Silence. Then the faint, faltering voice came again, a little stronger than before. "Kramer. Everything so strange. I was right, though. Consciousness result of thinking. Necessary result. Cognito ergo sum. Retain conceptual ability. Can you hear me?"
"I altered the wiring. Control. I was fairly certain.... I wonder if I can do it. Try...."
Suddenly the air-conditioning snapped into operation. It snapped abruptly off again. Down the corridor a door slammed. Something thudded. The men stood listening. Sounds came from all sides of them, switches shutting, opening. The lights blinked off; they were in darkness. The lights came back on, and at the same time the heating coils dimmed and faded.
"Good God!" Winter said.
Water poured down on them, the emergency fire-fighting system. There was a screaming rush of air. One of the escape hatches had slid back, and the air was roaring frantically out into space.
The hatch banged closed. The ship subsided into silence. The heating coils glowed into life. As suddenly as it had begun the weird exhibition ceased.
"I can do—everything," the dry, toneless voice came from the wall speaker. "It is all controlled. Kramer, I wish to talk to you. I've been—been thinking. I haven't seen you in many years. A lot to discuss. You've changed, boy. We have much to discuss. Your wife—"
The Pilot grabbed Kramer's arm. "There's a ship standing off our bow. Look."
They ran to the port. A slender pale craft was moving along with them, keeping pace with them. It was signal-blinking.
"A Terran pursuit ship," the Pilot said. "Let's jump. They'll pick us up. Suits—"
He ran to a supply cupboard and turned the handle. The door opened and he pulled the suits out onto the floor.
"Hurry," Gross said. A panic seized them. They dressed frantically, pulling the heavy garments over them. Winter staggered to the escape hatch and stood by it, waiting for the others. They joined him, one by one.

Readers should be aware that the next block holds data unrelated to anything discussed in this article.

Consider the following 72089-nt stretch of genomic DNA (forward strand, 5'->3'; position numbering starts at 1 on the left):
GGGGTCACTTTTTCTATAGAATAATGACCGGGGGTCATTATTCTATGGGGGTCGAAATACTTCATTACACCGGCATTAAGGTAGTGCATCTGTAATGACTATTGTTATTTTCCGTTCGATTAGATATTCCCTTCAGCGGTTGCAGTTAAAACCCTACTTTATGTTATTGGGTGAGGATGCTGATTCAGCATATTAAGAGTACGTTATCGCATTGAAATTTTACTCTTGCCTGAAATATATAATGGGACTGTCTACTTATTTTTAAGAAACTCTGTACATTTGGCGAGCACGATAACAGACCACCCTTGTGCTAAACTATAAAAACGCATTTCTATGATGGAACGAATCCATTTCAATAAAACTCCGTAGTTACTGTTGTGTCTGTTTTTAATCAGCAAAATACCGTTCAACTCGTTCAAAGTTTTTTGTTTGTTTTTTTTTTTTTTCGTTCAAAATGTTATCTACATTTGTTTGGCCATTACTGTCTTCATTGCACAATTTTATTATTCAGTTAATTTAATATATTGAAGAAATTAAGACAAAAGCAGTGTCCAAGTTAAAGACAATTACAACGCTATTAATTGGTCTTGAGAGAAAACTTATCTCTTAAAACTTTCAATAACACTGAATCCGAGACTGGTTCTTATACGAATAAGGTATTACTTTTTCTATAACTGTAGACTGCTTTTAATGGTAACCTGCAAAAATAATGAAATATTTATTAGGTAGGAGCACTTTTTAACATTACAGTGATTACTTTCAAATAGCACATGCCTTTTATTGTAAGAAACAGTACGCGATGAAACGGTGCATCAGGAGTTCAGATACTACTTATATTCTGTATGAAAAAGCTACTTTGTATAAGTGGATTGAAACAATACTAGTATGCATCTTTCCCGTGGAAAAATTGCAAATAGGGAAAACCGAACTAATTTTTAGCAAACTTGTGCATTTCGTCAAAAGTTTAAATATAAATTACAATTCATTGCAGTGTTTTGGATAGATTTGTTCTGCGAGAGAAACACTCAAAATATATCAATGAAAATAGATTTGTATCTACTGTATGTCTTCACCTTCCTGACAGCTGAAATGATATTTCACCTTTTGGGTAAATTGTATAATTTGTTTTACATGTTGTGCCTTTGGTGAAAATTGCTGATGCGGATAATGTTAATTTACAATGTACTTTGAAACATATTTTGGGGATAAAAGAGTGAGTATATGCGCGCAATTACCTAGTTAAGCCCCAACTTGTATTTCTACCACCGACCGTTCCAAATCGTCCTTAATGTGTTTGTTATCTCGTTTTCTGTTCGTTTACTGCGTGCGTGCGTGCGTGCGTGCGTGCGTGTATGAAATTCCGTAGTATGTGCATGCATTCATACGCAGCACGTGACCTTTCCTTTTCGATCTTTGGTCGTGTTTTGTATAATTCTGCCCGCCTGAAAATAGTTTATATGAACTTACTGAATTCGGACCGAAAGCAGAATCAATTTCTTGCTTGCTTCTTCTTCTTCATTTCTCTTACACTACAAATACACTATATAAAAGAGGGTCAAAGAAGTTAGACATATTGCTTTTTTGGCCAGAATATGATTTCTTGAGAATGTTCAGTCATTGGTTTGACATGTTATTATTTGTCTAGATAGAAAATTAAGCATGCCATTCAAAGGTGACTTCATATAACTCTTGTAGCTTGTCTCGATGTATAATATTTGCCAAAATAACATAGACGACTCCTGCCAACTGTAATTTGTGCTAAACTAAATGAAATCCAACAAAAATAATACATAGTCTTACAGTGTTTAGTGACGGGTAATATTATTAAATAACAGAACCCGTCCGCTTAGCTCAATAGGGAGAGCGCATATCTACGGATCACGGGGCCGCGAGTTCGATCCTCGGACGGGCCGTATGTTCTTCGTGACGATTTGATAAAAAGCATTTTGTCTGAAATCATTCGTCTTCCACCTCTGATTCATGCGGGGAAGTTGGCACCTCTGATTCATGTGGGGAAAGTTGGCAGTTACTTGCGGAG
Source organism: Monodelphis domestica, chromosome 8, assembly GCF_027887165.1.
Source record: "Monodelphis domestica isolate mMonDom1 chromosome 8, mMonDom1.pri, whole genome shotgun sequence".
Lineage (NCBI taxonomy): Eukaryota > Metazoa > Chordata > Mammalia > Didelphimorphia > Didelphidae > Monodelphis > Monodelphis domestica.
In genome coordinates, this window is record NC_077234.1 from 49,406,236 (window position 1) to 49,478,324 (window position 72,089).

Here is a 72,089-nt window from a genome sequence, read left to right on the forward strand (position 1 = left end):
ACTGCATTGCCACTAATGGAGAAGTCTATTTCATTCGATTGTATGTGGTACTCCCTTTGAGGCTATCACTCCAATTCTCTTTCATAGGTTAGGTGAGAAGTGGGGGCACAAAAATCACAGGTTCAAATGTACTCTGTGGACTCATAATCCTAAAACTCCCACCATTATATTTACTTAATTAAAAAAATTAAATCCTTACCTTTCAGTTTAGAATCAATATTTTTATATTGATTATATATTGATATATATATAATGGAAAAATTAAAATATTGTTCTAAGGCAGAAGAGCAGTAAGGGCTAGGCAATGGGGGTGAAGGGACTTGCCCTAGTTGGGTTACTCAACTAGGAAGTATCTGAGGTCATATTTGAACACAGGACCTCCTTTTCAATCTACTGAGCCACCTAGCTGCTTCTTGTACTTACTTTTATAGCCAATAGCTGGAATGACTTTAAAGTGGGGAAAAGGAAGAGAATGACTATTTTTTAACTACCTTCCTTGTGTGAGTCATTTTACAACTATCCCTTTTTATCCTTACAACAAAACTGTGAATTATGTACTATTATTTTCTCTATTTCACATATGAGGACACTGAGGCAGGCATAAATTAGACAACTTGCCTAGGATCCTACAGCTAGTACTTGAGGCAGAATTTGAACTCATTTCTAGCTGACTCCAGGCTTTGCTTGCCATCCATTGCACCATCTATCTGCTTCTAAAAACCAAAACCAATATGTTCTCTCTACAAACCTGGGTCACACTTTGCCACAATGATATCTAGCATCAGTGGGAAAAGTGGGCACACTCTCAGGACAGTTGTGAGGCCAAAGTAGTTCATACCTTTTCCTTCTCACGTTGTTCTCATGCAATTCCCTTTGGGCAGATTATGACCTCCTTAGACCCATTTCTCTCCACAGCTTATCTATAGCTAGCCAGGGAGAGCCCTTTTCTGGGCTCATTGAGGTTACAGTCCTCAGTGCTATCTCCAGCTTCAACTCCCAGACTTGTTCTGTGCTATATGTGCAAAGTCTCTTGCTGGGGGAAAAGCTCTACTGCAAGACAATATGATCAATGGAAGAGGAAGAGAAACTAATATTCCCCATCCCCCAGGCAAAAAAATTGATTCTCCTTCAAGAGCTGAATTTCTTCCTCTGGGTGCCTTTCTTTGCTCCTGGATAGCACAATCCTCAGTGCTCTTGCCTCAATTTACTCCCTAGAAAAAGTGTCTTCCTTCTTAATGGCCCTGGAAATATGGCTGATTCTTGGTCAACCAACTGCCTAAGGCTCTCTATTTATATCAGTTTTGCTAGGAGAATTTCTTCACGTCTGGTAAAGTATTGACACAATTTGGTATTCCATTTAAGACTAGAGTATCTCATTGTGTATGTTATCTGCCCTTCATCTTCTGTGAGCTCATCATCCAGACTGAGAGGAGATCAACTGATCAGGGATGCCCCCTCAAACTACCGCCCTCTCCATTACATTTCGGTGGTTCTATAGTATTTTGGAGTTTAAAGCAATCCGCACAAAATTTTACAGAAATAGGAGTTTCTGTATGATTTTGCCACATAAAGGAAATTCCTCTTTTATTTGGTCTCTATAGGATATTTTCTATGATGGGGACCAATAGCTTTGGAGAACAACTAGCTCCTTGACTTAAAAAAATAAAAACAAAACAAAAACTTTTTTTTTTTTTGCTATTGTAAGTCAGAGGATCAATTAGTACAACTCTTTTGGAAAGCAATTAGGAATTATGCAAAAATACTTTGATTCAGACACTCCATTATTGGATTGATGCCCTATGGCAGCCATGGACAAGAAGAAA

"Let's go!" Gross said. "Open the hatch."
Winter tugged at the hatch. "Help me."
They grabbed hold, tugging together. Nothing happened. The hatch refused to budge.
"Get a crowbar," the Pilot said.
"Hasn't anyone got a blaster?" Gross looked frantically around. "Damn it, blast it open!"
"Pull," Kramer grated. "Pull together."
"Are you at the hatch?" the toneless voice came, drifting and eddying through the corridors of the ship. They looked up, staring around them. "I sense something nearby, outside. A ship? You are leaving, all of you? Kramer, you are leaving, too? Very unfortunate. I had hoped we could talk. Perhaps at some other time you might be induced to remain."
"Open the hatch!" Kramer said, staring up at the impersonal walls of the ship. "For God's sake, open it!"
There was silence, an endless pause. Then, very slowly, the hatch slid back. The air screamed out, rushing past them into space.
One by one they leaped, one after the other, propelled away by the repulsive material of the suits. A few minutes later they were being hauled aboard the pursuit ship. As the last one of them was lifted through the port, their own ship pointed itself suddenly upward and shot off at tremendous speed. It disappeared.
Kramer removed his helmet, gasping. Two sailors held onto him and began to wrap him in blankets. Gross sipped a mug of coffee, shivering.
"It's gone," Kramer murmured.
"I'll have an alarm sent out," Gross said.
"What's happened to your ship?" a sailor asked curiously. "It sure took off in a hurry. Who's on it?"
"We'll have to have it destroyed," Gross went on, his face grim. "It's got to be destroyed. There's no telling what it—what he has in mind." Gross sat down weakly on a metal bench. "What a close call for us. We were so damn trusting."
"What could he be planning," Kramer said, half to himself. "It doesn't make sense. I don't get it."
As the ship sped back toward the moon base they sat around the table in the dining room, sipping hot coffee and thinking, not saying very much.
"Look here," Gross said at last. "What kind of man was Professor Thomas? What do you remember about him?"
Kramer put his coffee mug down. "It was ten years ago. I don't remember much. It's vague."
He let his mind run back over the years. He and Dolores had been at Hunt College together, in physics and the life sciences. The College was small and set back away from the momentum of modern life. He had gone there because it was his home town, and his father had gone there before him.
Professor Thomas had been at the College a long time, as long as anyone could remember. He was a strange old man, keeping to himself most of the time. There were many things that he disapproved of, but he seldom said what they were.
"Do you recall anything that might help us?" Gross asked. "Anything that would give us a clue as to what he might have in mind?"
Kramer nodded slowly. "I remember one thing...."
One day he and the Professor had been sitting together in the school chapel, talking leisurely.